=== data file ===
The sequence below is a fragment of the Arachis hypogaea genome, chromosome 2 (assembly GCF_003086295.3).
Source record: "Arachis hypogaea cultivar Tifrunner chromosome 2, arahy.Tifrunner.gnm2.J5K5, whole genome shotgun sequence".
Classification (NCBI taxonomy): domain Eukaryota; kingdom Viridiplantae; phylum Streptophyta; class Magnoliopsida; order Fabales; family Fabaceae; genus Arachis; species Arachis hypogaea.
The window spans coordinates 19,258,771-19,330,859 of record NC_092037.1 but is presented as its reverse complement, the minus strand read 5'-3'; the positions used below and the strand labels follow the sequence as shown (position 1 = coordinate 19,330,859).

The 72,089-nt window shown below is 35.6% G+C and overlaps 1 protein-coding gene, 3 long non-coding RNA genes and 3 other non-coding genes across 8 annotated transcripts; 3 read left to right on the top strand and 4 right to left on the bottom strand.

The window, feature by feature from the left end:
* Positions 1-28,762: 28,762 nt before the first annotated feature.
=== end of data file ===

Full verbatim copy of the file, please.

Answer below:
The sequence below is a fragment of the Arachis hypogaea genome, chromosome 2 (assembly GCF_003086295.3).
Source record: "Arachis hypogaea cultivar Tifrunner chromosome 2, arahy.Tifrunner.gnm2.J5K5, whole genome shotgun sequence".
Classification (NCBI taxonomy): domain Eukaryota; kingdom Viridiplantae; phylum Streptophyta; class Magnoliopsida; order Fabales; family Fabaceae; genus Arachis; species Arachis hypogaea.
The window spans coordinates 19,258,771-19,330,859 of record NC_092037.1 but is presented as its reverse complement, the minus strand read 5'-3'; the positions used below and the strand labels follow the sequence as shown (position 1 = coordinate 19,330,859).

The 72,089-nt window shown below is 35.6% G+C and overlaps 1 protein-coding gene, 3 long non-coding RNA genes and 3 other non-coding genes across 8 annotated transcripts; 3 read left to right on the top strand and 4 right to left on the bottom strand.

The window, feature by feature from the left end:
* Positions 1-28,762: 28,762 nt before the first annotated feature.